Politarch (Greek: πολιτάρχης) was a Hellenistic and Roman-era Macedonian title for an elected governor (archon) of a city (polis). The term had been already attested in the Acts of the Apostles (17:6,8) concerning Thessalonica, as well in modern archaeology. The institution is called Politarchate and Ptoliarchos appears in a poetic epigram. The first evidence of the title is dated to the reign of Perseus  in Amphipolis, where the king with two politarchs honoured Artemis Tauropolos after a Thracian campaign.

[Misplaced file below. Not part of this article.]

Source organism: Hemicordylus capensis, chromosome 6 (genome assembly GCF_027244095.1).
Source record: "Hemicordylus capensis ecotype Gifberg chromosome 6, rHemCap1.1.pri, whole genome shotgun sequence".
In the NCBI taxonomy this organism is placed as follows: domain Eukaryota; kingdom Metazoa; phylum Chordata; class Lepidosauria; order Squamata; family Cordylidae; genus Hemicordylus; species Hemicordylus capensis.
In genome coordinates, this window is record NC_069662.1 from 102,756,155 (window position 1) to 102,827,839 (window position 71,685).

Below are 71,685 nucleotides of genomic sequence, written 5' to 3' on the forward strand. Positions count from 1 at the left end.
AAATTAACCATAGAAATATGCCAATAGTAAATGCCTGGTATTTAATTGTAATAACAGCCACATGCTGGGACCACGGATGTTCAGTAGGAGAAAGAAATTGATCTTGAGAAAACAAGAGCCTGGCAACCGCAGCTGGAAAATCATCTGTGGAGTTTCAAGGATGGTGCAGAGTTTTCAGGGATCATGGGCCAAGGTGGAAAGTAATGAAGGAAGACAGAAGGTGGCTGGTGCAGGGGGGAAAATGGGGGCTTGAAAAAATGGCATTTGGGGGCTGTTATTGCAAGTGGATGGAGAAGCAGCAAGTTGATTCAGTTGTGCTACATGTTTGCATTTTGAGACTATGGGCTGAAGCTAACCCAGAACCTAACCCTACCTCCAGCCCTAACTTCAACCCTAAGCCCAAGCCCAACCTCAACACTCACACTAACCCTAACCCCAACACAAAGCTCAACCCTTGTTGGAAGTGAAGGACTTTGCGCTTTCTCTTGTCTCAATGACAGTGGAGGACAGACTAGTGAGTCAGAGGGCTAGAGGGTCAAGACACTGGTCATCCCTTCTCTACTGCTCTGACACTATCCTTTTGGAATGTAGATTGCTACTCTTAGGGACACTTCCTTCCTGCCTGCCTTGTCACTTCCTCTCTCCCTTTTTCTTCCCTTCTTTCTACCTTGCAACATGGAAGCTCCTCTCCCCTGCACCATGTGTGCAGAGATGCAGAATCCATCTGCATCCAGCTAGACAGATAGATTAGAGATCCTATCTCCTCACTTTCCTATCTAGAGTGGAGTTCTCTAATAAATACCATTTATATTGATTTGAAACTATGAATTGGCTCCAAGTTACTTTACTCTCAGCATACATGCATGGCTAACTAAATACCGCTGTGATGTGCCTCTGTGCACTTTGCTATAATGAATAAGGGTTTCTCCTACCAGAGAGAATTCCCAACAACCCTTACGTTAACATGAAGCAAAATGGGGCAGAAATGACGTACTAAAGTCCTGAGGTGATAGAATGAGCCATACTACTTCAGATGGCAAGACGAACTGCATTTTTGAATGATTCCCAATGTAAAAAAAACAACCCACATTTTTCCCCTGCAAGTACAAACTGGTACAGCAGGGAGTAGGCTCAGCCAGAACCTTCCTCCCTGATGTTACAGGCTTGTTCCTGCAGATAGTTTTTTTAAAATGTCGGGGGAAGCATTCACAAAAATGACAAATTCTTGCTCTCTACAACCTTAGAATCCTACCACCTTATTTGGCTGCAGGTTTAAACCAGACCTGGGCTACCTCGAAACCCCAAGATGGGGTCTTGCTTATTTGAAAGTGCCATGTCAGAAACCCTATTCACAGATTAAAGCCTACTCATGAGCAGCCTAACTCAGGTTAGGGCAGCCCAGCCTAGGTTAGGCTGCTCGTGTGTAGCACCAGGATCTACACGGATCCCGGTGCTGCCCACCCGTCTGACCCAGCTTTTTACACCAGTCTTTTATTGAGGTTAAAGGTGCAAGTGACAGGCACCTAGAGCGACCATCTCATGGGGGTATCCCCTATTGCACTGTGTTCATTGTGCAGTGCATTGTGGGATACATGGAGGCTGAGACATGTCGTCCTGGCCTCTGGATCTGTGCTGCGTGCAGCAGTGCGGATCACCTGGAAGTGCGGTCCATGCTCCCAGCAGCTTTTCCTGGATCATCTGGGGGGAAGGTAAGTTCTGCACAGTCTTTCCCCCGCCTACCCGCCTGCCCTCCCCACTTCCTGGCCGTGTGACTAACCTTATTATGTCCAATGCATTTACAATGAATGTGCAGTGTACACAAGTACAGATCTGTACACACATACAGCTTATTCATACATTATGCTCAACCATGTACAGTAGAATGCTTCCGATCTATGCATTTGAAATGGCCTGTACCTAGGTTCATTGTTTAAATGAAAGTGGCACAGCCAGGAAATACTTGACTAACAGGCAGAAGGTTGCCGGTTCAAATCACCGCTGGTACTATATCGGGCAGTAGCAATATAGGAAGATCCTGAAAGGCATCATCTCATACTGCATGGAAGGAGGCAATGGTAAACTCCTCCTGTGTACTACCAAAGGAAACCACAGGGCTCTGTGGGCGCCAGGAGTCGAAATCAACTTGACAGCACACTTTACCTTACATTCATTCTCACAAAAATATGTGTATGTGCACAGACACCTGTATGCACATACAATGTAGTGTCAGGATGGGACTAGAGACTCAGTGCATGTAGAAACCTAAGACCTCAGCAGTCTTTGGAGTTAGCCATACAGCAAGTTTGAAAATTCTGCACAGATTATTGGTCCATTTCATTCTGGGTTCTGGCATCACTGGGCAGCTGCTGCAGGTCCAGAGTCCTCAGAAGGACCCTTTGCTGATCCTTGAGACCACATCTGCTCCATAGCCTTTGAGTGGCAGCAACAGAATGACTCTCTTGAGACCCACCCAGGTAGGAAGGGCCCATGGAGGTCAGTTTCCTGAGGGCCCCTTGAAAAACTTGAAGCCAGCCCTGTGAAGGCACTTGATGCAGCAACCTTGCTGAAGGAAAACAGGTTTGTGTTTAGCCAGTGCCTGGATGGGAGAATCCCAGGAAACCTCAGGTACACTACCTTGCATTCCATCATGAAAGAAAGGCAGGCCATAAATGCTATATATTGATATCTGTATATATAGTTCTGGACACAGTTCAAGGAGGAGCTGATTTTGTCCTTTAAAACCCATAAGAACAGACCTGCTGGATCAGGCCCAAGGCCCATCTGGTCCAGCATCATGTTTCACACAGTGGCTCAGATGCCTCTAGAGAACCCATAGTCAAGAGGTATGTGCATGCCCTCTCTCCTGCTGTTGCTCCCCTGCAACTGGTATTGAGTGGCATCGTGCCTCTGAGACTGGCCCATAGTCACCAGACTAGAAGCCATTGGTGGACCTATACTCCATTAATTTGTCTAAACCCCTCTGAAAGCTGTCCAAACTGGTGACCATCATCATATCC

The title was also used for the local commissioners of the Greek provisional government during the Greek War of Independence.
- The Book of Acts in Its Graeco-Roman Setting Pages 420-430 By David W. J. Gill, Conrad Gempf ISBN 0-8028-4847-8
- The Macedonian Politarchs in jstor.org
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